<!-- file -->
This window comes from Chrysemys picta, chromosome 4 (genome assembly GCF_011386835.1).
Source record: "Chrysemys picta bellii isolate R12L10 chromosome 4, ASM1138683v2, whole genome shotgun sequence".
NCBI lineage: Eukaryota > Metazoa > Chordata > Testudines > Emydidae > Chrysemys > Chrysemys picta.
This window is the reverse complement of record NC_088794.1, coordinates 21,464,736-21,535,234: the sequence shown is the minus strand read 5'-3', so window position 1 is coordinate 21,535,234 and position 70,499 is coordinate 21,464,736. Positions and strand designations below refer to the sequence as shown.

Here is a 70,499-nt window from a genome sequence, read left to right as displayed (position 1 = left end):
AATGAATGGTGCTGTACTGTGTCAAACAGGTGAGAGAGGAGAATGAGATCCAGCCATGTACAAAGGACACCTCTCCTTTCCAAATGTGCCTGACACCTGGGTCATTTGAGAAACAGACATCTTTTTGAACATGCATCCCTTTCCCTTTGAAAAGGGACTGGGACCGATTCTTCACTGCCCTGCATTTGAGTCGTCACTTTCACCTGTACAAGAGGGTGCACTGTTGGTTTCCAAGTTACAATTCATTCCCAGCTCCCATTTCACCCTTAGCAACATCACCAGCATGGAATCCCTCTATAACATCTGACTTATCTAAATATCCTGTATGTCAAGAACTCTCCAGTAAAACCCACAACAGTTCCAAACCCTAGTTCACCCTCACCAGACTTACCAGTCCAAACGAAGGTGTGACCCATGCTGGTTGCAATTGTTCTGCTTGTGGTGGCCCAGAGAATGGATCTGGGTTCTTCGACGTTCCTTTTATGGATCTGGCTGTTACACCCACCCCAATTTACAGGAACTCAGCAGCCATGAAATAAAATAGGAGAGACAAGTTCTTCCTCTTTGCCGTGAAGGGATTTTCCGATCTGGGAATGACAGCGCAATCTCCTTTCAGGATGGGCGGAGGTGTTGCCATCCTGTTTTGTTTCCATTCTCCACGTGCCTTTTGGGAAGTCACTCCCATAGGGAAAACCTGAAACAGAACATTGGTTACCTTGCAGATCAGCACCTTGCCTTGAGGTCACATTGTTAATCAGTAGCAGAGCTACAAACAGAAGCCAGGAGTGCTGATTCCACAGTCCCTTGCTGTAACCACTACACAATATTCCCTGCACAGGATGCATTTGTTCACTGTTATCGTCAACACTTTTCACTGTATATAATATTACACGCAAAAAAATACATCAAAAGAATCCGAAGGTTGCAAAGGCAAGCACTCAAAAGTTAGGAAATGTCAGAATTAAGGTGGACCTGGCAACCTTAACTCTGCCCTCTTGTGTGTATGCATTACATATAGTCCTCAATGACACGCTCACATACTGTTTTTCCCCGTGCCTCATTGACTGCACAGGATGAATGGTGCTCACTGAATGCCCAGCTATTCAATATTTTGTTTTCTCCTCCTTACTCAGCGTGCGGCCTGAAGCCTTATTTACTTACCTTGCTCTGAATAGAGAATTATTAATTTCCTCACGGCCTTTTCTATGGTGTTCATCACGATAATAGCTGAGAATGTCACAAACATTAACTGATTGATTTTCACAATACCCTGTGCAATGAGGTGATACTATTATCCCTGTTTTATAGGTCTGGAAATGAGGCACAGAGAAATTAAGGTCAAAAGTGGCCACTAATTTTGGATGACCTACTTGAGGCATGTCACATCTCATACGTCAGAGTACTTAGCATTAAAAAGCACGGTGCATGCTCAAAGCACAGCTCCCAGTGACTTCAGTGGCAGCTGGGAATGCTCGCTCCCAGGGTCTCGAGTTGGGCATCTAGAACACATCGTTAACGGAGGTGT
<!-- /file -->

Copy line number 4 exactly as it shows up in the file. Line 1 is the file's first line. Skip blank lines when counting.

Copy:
This window is the reverse complement of record NC_088794.1, coordinates 21,464,736-21,535,234: the sequence shown is the minus strand read 5'-3', so window position 1 is coordinate 21,535,234 and position 70,499 is coordinate 21,464,736. Positions and strand designations below refer to the sequence as shown.